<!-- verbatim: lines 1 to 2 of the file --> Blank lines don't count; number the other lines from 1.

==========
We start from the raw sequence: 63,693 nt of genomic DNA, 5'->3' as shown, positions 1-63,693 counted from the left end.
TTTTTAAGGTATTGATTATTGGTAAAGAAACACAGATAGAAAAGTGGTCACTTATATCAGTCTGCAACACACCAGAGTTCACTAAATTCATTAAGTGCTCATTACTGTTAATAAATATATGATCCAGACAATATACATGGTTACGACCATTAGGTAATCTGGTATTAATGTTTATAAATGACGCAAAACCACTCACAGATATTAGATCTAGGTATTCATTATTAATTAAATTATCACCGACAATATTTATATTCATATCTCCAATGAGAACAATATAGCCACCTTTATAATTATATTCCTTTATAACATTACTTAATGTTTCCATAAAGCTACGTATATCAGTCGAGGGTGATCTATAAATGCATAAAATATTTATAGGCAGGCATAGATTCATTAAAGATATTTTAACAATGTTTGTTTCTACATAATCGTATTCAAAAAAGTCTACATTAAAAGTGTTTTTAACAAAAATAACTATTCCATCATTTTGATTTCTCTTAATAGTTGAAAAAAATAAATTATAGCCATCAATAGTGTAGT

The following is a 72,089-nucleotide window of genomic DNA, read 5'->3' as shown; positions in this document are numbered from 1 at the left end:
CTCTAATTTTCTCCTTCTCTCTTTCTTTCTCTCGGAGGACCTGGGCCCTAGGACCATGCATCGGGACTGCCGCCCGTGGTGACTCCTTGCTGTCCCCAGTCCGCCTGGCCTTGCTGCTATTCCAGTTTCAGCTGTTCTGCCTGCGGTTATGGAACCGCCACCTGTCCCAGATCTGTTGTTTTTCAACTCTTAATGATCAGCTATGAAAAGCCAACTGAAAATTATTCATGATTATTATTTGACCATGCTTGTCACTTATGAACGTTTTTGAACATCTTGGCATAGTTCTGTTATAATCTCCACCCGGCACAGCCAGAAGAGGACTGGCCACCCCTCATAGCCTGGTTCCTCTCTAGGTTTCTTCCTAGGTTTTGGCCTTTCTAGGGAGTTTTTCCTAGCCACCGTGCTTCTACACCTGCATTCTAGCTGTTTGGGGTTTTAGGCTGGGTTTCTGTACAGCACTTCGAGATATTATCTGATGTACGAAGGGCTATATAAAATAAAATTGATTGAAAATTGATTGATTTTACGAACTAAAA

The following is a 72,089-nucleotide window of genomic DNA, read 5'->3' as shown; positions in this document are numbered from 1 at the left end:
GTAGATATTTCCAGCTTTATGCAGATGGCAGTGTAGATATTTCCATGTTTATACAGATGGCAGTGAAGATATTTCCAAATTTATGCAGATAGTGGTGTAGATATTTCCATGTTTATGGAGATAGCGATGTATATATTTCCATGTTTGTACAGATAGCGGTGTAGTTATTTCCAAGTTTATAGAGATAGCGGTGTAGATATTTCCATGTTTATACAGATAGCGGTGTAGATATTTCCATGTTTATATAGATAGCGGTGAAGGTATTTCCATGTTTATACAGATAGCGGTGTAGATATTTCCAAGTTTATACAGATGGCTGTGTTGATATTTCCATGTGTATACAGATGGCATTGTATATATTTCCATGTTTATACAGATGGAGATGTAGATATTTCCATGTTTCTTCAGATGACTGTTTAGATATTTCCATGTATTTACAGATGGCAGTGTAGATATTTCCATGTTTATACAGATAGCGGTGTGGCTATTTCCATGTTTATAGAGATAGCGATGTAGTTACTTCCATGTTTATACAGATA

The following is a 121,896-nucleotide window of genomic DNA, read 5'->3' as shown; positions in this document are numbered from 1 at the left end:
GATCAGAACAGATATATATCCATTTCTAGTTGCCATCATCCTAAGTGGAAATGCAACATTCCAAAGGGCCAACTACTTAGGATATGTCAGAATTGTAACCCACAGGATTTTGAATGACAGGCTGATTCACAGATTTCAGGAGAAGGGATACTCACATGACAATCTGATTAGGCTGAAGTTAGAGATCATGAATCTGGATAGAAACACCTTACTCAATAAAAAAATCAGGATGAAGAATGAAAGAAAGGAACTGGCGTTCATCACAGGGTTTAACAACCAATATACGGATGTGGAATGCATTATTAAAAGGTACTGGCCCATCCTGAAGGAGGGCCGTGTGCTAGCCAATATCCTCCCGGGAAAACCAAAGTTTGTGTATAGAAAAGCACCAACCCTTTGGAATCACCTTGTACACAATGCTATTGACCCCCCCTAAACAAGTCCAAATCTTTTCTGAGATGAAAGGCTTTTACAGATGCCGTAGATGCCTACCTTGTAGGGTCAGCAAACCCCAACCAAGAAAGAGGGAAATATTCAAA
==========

We start from the raw sequence: 63,693 nt of genomic DNA, 5'->3' as shown, positions 1-63,693 counted from the left end.
TTTTTAAGGTATTGATTATTGGTAAAGAAACACAGATAGAAAAGTGGTCACTTATATCAGTCTGCAACACACCAGAGTTCACTAAATTCATTAAGTGCTCATTACTGTTAATAAATATATGATCCAGACAATATACATGGTTACGACCATTAGGTAATCTGGTATTAATGTTTATAAATGACGCAAAACCACTCACAGATATTAGATCTAGGTATTCATTATTAATTAAATTATCACCGACAATATTTATATTCATATCTCCAATGAGAACAATATAGCCACCTTTATAATTATATTCCTTTATAACATTACTTAATGTTTCCATAAAGCTACGTATATCAGTCGAGGGTGATCTATAAATGCATAAAATATTTATAGGCAGGCATAGATTCATTAAAGATATTTTAACAATGTTTGTTTCTACATAATCGTATTCAAAAAAGTCTACATTAAAAGTGTTTTTAACAAAAATAACTATTCCATCATTTTGATTTCTCTTAATAGTTGAAAAAAATAAATTATAGCCATCAATAGTGTAGT